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Red Rover Copper Co. v. Industrial Com

Supreme Court of Arizona
Nov 10, 1941
118 P.2d 1102 (Ariz. 1941)

Summary

In Red Rover Copper Co. v. Industrial Comm. (Ariz.), 118 P.2d 1102, in which a statute gave the employee an election to accept or reject the benefits of the Workmen's Compensation Act, it was held that "to make a rejection of the Act a condition precedent to employment is coercion, and no rejection thus obtained is, or can be made, valid."

Summary of this case from Bayshore Industries v. Ziats

Opinion

Civil No. 4438.

Filed November 10, 1941.

1. MASTER AND SERVANT. — At common law, any liability of employer for accident arising out of and in course of employment was based on employer's proven negligence, and employer might raise common law defenses of fellow servant, assumption of risk and contributory negligence as matters of law for consideration of court.

2. CONSTITUTIONAL LAW. — The constitutional amendment relating to workmen's compensation and the Workmen's Compensation Act would be construed together, notwithstanding that amendment was prospective in form as requiring the enactment of a compensation law, where amendment showed on its face that it was an approval of the Workmen's Compensation Act already adopted. (Code 1939, § 56-901 et seq.; Const., art. 18, § 8.)

3. WORKMEN'S COMPENSATION. — The purpose of legislature in enacting Workmen's Compensation Act and of people in adopting constitutional amendment relating to workmen's compensation was to provide a right of compensation for industrial injuries, specific as to circumstances and amount, and a method of securing to the injured workman such compensation, which was different from the method provided by usual judicial hearing in a court. (Code 1939, § 56-901 et seq.; Const., art. 18, § 8.)

4. WORKMEN'S COMPENSATION. — The industrial commission established under Workmen's Compensation Act is not a "court" in strict sense of term, but is a tribunal having bestowed upon it by legislature the right to determine questions of fact and to apply existing law thereto in the cases in which the commission may make awards. (Code 1939, § 56-901 et seq.) See Words and Phrases, Permanent Edition, for all other definitions of "Court."

5. WORKMEN'S COMPENSATION. — The Supreme Court reviews awards of industrial commission upon the same basis as judgments of superior courts, subject to special rules as to procedure set forth in the Workmen's Compensation Act. (Code 1939, § 56-972.)

6. WORKMEN'S COMPENSATION. — The industrial commission is the only body authorized by law to make an award of compensation under the act, and the superior court has no power concerning such award and the Supreme Court in its revisory power, can only affirm or set aside the award and cannot modify the award. (Code 1939, §§ 56-914, 56-916, 56-972.)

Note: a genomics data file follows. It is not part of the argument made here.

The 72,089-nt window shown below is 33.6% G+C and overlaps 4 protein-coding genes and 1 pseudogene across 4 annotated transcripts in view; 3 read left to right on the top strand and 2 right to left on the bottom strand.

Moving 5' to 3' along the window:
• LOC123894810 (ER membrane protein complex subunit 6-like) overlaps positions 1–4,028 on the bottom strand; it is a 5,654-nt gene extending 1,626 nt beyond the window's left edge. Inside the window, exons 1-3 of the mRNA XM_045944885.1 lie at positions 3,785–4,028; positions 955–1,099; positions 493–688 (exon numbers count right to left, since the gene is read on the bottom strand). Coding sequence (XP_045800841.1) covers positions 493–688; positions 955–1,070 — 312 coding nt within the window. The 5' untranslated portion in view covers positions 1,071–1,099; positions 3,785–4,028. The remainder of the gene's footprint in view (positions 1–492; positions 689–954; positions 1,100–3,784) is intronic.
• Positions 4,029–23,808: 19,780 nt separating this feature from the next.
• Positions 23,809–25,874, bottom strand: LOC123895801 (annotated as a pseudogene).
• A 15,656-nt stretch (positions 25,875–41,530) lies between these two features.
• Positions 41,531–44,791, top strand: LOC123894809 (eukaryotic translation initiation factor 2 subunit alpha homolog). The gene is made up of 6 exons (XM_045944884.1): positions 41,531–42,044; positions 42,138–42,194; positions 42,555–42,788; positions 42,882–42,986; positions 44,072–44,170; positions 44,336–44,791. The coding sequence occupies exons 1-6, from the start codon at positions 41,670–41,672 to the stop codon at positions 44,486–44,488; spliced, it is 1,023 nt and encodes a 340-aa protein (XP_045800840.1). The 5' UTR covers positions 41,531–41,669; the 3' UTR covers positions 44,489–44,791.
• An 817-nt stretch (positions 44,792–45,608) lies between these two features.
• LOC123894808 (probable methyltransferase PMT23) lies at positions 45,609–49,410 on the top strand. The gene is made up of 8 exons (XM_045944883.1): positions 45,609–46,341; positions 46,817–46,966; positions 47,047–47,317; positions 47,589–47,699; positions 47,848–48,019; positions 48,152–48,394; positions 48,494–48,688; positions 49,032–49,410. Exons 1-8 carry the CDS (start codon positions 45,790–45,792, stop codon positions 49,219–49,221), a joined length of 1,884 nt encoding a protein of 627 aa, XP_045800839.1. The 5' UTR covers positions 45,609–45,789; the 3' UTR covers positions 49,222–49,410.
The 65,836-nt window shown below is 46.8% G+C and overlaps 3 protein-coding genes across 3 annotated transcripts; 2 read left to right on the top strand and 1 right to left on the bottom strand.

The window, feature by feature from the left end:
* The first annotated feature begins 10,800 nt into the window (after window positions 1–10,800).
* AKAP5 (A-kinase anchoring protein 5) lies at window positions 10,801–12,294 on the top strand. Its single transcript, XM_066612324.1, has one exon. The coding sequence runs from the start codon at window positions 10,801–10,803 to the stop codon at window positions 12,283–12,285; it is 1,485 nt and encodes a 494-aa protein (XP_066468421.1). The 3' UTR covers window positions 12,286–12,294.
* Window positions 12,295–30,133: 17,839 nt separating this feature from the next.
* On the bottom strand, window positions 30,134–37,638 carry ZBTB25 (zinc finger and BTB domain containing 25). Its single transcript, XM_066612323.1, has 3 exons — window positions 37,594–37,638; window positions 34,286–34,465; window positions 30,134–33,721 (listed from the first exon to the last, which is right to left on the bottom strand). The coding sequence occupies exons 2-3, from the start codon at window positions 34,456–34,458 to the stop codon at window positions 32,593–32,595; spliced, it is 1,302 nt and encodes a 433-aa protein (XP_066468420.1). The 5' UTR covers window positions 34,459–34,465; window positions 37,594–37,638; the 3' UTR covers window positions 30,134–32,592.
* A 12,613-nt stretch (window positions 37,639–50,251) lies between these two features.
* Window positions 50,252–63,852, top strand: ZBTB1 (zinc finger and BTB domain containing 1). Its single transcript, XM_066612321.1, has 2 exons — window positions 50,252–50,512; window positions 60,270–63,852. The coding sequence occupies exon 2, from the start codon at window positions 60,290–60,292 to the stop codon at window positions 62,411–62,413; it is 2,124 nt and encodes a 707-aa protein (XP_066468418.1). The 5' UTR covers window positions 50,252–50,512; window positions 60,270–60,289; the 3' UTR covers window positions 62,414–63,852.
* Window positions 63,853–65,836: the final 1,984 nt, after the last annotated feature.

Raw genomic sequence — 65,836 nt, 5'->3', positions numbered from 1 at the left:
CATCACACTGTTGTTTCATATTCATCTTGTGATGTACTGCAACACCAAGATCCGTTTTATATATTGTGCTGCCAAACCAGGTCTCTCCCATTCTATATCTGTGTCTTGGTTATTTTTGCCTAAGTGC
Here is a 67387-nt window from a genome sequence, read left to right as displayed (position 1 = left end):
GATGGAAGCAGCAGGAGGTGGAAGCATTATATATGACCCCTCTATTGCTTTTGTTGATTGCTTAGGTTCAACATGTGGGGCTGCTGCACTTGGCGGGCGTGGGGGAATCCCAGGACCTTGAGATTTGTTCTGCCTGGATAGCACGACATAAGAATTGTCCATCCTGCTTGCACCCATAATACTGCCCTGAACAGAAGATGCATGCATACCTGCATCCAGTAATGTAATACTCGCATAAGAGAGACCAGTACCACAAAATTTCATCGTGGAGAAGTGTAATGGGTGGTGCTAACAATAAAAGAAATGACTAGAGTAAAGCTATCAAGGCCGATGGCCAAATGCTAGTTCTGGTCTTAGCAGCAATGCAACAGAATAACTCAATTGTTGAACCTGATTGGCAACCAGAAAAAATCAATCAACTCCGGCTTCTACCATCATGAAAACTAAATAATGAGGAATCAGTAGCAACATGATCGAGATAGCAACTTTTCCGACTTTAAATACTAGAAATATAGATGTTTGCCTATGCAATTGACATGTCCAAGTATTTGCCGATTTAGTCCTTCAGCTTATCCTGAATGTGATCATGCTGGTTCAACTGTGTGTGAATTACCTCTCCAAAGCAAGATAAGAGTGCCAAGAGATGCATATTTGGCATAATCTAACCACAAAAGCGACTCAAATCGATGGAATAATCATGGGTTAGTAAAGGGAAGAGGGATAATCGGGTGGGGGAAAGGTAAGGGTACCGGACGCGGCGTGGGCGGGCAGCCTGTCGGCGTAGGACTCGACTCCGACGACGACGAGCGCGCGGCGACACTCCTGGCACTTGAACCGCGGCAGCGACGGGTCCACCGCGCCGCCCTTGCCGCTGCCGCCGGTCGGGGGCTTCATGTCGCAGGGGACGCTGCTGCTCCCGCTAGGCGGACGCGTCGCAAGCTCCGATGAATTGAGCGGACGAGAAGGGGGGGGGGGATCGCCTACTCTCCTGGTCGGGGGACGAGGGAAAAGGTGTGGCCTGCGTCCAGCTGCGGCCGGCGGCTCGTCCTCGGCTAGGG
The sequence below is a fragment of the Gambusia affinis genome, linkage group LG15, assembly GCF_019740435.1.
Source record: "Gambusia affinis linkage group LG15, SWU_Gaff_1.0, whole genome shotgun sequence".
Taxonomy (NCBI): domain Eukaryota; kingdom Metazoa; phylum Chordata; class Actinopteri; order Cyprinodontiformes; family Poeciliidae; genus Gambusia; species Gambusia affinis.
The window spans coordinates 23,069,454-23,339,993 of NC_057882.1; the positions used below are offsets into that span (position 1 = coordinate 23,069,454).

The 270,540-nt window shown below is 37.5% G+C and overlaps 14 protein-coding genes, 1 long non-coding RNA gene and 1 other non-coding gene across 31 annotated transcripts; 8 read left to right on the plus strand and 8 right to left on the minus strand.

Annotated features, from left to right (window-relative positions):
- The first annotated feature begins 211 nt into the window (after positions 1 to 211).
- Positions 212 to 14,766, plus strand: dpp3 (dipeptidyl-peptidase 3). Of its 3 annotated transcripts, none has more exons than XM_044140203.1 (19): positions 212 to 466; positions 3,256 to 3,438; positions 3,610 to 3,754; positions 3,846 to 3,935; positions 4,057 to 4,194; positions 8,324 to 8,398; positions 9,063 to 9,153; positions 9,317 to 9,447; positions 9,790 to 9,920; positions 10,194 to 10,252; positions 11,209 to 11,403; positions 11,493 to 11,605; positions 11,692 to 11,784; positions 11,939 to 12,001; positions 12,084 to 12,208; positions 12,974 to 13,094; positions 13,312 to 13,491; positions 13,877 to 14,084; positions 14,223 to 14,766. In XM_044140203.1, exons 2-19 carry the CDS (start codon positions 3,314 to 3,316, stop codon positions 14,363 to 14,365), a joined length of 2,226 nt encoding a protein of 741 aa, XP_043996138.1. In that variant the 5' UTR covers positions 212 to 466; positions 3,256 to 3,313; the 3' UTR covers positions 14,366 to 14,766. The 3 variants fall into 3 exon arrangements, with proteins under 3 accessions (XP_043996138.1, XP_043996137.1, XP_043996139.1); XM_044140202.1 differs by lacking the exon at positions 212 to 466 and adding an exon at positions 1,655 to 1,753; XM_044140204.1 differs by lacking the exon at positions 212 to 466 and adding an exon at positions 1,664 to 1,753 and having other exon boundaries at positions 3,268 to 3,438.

7. WORKMEN'S COMPENSATION. — In making an award, industrial commission can consider and make the proper application of rules of equity and of rules of common law to the facts as found by the commission, and if it errs in its application of such rules, its action is subject to review by Supreme Court. (Code 1939, § 56-972.)

8. WORKMEN'S COMPENSATION. — The Supreme Court gives great weight to determination of industrial commission as to the facts, but will independently consider the question whether the law was properly applied to such facts by the commission without being influenced by conclusions of the commission. (Code 1939, § 56-972.)

9. WORKMEN'S COMPENSATION. — The constitutional amendment relating to workmen's compensation, and the Workmen's Compensation Act enacted pursuant thereto, declare the "public policy" of the state of Arizona. (Code 1939, § 56-901 et seq.; Const., art. 18, § 8.) See Words and Phrases, Permanent Edition, for all other definitions of "Public Policy."

10. ACTION — CONTRACTS — ESTOPPEL — LIMITATION OF ACTIONS. — Contractual consent, statute of limitation, laches and estoppel cannot prevail against public policy, and any agreements made and any acts done in violation of public policy are void.

11. WORKMEN'S COMPENSATION. — The election given to employee to exercise option to reject terms of workmen's compensation law, must be a free and voluntary election, uninfluenced by intimidation, fraud, or coercion of any nature whatsoever, and making a rejection of the act a condition precedent to employment is "coercion," and a rejection thus obtained is not valid. (Code 1939, § 56-901 et seq.) See Words and Phrases, Permanent Edition, for all other definitions of "Coercion."

12. WORKMEN'S COMPENSATION. — The rejection of Workmen's Compensation Act by employee who was told when he applied for employment that if he would sign a rejection of benefits under the act, he would be employed, but not otherwise, was invalid as induced by "coercion," and employee would be conclusively presumed to have elected to take his compensation under the terms of the act. (Const. 1939, § 56-901 et seq.; Const., art. 18, § 8.)